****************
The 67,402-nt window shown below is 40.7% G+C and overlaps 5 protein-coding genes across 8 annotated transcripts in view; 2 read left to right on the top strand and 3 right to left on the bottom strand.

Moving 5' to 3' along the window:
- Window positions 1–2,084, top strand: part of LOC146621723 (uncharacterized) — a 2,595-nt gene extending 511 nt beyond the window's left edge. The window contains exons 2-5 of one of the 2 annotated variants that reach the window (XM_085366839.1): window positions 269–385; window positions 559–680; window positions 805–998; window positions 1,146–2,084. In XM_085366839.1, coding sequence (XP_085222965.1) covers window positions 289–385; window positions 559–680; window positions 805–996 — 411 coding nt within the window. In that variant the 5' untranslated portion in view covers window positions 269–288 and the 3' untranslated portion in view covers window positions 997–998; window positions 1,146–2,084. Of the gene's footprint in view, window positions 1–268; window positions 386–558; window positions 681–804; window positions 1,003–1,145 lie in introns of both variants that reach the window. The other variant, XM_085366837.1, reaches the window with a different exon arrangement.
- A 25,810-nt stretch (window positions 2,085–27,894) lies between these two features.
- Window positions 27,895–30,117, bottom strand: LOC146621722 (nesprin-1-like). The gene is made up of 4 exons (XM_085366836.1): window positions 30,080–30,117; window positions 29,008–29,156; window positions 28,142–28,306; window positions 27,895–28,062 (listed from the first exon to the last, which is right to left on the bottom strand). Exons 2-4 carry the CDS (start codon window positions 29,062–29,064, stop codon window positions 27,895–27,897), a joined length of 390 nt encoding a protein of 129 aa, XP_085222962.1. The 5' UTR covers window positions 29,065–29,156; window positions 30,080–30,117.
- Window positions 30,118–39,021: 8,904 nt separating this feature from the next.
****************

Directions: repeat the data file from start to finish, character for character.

The 67,402-nt window shown below is 40.7% G+C and overlaps 5 protein-coding genes across 8 annotated transcripts in view; 2 read left to right on the top strand and 3 right to left on the bottom strand.

Moving 5' to 3' along the window:
- Window positions 1–2,084, top strand: part of LOC146621723 (uncharacterized) — a 2,595-nt gene extending 511 nt beyond the window's left edge. The window contains exons 2-5 of one of the 2 annotated variants that reach the window (XM_085366839.1): window positions 269–385; window positions 559–680; window positions 805–998; window positions 1,146–2,084. In XM_085366839.1, coding sequence (XP_085222965.1) covers window positions 289–385; window positions 559–680; window positions 805–996 — 411 coding nt within the window. In that variant the 5' untranslated portion in view covers window positions 269–288 and the 3' untranslated portion in view covers window positions 997–998; window positions 1,146–2,084. Of the gene's footprint in view, window positions 1–268; window positions 386–558; window positions 681–804; window positions 1,003–1,145 lie in introns of both variants that reach the window. The other variant, XM_085366837.1, reaches the window with a different exon arrangement.
- A 25,810-nt stretch (window positions 2,085–27,894) lies between these two features.
- Window positions 27,895–30,117, bottom strand: LOC146621722 (nesprin-1-like). The gene is made up of 4 exons (XM_085366836.1): window positions 30,080–30,117; window positions 29,008–29,156; window positions 28,142–28,306; window positions 27,895–28,062 (listed from the first exon to the last, which is right to left on the bottom strand). Exons 2-4 carry the CDS (start codon window positions 29,062–29,064, stop codon window positions 27,895–27,897), a joined length of 390 nt encoding a protein of 129 aa, XP_085222962.1. The 5' UTR covers window positions 29,065–29,156; window positions 30,080–30,117.
- Window positions 30,118–39,021: 8,904 nt separating this feature from the next.